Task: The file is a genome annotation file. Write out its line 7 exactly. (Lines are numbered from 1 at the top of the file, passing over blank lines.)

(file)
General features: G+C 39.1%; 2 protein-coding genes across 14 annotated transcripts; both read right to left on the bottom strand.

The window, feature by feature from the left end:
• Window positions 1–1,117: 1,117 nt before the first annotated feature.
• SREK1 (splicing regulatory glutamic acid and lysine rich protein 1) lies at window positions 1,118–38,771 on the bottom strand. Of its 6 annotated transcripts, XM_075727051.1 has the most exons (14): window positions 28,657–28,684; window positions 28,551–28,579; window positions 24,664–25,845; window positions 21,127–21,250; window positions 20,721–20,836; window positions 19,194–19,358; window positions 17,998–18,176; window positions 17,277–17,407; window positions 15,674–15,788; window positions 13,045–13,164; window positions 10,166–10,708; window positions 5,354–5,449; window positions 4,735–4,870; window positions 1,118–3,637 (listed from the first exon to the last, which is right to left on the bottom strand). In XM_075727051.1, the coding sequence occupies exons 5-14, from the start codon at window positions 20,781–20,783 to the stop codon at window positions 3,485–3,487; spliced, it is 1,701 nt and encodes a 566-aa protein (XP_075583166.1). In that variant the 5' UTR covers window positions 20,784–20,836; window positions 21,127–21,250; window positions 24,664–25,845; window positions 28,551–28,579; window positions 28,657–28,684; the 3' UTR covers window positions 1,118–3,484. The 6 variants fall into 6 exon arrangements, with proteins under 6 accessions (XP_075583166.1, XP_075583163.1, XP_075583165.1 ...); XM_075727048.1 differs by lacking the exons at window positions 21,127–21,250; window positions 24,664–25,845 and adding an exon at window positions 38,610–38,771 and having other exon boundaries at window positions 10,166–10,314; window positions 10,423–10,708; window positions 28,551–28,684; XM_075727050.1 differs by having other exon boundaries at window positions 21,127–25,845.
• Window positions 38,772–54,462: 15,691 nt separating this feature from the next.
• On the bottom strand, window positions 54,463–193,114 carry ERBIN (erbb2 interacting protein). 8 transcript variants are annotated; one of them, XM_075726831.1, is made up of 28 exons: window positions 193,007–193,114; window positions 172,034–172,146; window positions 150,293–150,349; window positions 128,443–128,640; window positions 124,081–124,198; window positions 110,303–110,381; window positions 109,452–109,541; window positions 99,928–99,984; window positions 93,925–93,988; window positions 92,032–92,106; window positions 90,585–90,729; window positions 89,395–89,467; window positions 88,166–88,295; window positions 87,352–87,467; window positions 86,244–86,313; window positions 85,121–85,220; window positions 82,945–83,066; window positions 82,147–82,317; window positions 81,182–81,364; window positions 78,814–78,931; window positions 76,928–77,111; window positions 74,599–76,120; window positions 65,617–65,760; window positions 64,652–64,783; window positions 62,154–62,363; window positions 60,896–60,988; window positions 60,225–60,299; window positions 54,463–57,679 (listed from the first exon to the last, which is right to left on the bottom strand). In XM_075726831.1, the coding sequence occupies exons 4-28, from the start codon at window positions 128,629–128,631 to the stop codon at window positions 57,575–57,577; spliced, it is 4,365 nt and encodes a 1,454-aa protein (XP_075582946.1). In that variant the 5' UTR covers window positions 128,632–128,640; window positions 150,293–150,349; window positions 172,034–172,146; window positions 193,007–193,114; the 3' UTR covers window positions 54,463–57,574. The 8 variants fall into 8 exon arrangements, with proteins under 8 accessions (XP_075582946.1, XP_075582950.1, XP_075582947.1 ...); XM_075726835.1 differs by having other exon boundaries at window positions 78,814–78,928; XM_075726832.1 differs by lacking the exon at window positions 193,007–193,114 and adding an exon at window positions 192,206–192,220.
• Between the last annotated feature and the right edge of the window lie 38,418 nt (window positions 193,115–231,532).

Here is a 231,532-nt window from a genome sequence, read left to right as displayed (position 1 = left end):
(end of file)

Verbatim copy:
• Between the last annotated feature and the right edge of the window lie 38,418 nt (window positions 193,115–231,532).